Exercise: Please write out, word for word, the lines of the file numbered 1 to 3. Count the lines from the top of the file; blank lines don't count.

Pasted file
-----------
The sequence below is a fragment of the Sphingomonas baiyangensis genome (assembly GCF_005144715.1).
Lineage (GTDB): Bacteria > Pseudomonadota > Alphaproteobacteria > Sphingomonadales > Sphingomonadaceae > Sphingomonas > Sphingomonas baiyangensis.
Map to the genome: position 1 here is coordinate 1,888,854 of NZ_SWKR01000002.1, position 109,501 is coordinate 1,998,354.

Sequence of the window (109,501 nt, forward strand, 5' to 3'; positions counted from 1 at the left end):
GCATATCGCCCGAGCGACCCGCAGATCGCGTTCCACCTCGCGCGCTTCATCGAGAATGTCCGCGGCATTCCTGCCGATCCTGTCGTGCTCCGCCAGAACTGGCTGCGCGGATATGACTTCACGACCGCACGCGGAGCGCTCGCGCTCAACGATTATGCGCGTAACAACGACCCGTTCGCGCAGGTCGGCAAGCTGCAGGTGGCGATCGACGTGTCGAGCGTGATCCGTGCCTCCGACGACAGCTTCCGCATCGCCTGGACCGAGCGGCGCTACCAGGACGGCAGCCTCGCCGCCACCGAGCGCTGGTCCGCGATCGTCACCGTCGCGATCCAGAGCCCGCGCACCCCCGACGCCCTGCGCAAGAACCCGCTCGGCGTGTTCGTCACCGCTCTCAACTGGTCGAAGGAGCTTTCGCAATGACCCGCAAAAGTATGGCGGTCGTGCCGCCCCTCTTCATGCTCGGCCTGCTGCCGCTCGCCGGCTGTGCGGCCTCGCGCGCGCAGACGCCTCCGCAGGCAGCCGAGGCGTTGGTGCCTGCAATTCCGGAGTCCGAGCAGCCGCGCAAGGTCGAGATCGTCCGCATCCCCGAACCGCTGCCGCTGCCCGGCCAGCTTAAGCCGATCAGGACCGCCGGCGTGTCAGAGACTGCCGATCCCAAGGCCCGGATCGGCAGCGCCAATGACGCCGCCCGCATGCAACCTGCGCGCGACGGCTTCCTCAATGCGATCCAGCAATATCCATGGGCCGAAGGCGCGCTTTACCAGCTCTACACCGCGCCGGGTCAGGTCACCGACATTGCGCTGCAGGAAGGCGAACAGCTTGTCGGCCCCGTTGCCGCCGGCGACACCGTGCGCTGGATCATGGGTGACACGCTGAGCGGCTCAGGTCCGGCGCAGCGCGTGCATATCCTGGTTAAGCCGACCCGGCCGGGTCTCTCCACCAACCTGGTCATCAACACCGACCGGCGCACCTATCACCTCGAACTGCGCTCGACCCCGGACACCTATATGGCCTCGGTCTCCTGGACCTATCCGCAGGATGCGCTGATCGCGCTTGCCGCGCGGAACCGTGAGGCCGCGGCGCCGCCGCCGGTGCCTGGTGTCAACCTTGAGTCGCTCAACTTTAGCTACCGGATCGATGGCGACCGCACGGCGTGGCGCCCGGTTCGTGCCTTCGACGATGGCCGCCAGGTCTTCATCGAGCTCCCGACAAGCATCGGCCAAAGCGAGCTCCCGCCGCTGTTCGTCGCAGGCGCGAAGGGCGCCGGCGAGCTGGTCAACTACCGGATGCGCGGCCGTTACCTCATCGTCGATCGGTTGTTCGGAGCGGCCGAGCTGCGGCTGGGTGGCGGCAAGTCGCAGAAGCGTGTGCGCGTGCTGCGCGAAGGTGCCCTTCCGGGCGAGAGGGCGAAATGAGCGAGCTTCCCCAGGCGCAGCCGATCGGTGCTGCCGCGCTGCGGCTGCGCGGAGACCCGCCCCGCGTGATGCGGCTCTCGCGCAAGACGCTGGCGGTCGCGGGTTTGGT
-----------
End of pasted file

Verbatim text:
The sequence below is a fragment of the Sphingomonas baiyangensis genome (assembly GCF_005144715.1).
Lineage (GTDB): Bacteria > Pseudomonadota > Alphaproteobacteria > Sphingomonadales > Sphingomonadaceae > Sphingomonas > Sphingomonas baiyangensis.
Map to the genome: position 1 here is coordinate 1,888,854 of NZ_SWKR01000002.1, position 109,501 is coordinate 1,998,354.